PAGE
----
Dr. Aland Mizell Discusses Threat of ISIS to International Community

Students and members of the community gathered on Saturday, January 23, 2016, at MCI's weekly study forum to hear the differences between the religion of Islam and the actions of ISIS in a talk organized by the Minority Care international Students Association (MCISA) to educate the community. In the month of January, ISIS attacked crowds in Istanbul and in Jakarta, killing ten German tourists in Turkey and several people in Jakarta as well as injuring many more. MCISA wanted to inform the people about ISIS and discuss what Islam actually is. The forum began with a definition of who and what ISIS is and moved to the social and political implications, the method by which ISIS recruits its members, and finally the way ISIS propagandizes its ideology.  In addition, the discussion asked relevant questions: What is the reaction within the Islamic world?  Who speaks for Muslims? Who represents Islam? The evening concluded with a call to action and an outlining of what needs to be done to defeat ISIS.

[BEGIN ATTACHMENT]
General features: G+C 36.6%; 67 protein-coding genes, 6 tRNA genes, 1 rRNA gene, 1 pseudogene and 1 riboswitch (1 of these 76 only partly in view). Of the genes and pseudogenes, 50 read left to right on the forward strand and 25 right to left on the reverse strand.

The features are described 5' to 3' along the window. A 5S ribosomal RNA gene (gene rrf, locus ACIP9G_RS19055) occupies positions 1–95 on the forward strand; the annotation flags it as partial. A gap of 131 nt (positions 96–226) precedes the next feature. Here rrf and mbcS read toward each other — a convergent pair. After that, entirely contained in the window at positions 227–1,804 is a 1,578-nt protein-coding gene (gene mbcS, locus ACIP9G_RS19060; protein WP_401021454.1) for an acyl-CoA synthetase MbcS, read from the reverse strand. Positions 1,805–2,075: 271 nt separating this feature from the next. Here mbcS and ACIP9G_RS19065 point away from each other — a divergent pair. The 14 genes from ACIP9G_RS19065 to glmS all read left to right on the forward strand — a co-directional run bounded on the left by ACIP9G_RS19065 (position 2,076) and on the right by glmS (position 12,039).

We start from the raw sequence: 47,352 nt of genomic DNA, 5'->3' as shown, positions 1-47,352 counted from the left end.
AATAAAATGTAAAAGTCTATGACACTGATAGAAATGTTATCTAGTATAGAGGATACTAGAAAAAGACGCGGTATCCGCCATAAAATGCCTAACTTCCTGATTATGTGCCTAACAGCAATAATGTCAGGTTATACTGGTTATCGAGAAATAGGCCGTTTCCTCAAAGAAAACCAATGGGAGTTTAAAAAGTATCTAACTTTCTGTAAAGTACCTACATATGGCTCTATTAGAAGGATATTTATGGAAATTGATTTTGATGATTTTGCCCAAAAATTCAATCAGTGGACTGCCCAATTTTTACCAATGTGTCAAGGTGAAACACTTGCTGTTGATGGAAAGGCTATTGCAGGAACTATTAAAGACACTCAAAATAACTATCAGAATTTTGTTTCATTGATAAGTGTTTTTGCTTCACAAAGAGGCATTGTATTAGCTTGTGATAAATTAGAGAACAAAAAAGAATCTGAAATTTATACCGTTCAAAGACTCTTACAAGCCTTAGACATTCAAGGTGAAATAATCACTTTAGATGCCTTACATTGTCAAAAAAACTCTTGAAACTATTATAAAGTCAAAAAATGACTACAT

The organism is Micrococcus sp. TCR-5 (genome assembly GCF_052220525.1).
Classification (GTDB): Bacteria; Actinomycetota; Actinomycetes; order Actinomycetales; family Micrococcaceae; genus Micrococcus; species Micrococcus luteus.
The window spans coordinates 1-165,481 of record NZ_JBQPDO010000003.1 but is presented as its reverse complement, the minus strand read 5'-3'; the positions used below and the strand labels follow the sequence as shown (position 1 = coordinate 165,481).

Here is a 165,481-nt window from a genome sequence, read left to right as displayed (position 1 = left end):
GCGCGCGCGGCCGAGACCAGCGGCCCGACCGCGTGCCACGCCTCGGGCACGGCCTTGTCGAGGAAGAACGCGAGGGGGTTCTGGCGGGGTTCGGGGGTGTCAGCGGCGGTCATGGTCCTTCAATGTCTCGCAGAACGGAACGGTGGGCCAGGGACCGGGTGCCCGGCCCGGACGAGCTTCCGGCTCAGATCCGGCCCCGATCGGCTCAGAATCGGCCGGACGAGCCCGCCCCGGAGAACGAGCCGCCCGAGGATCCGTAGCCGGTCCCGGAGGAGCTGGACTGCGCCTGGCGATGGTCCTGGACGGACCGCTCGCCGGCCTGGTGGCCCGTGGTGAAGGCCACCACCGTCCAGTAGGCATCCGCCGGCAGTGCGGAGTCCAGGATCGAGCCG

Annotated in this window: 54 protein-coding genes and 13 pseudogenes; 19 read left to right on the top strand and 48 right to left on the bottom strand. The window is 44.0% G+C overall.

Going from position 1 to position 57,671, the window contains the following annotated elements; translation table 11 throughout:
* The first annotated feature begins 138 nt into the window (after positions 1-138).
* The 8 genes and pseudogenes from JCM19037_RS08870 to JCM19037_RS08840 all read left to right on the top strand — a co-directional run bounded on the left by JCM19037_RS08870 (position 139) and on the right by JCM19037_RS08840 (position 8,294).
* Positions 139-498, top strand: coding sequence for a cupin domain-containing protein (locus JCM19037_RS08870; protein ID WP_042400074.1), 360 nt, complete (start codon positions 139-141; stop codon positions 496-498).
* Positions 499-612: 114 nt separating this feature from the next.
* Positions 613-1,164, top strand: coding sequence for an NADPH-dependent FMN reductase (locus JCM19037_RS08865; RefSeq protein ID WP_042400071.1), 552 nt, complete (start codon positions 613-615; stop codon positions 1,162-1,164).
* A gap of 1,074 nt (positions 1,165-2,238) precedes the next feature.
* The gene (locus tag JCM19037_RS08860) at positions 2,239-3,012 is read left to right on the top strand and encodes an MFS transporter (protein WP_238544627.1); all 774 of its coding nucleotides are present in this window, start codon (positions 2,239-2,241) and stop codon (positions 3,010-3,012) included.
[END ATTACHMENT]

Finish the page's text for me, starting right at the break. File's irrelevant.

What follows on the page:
Dr. Mizell emphasized that the Muslim community faces one of the worst public relations crises in its history, and that there is a war within Islam. There is an anti-Muslim sentiment around the globe as well. According to Dr. Mizell, It is important for Muslims and Christians to respect each other and to demonstrate a mutual understanding. With ISIS becoming a more tangible threat to the world, this kind of educational event is important and necessary for youth to be informed. Students asked questions, and for some these distinctions and implications were eye opening making them happy they attended the forum. According to Dr. Mizell, for the international community to defeat the ISIS terror organization, first the international community needs to define terrorism. If we know who the enemy is, then we will be able to fight more effectively. Second, powerful countries use terrorism to accomplish their national interests, and if states did not support terrorism, then we would not have any terror problem. These powerful countries should stop supporting terrorist groups. Third, the international community should understand what led to ISIS’s formation. Understanding the origins of ISIS leads to understanding its strengths and weaknesses. We need to be addressing the sources of terrorism and having this conversation often.

A question and answer session followed the discussion, giving attendees an opportunity express their doubts and concerns and receive answers to their questions in an educated fashion. Students of the MCISA learned a great deal, reducing some of the innocent ignorance on the topic. As a result, our students will be moving forward with some positive actions.

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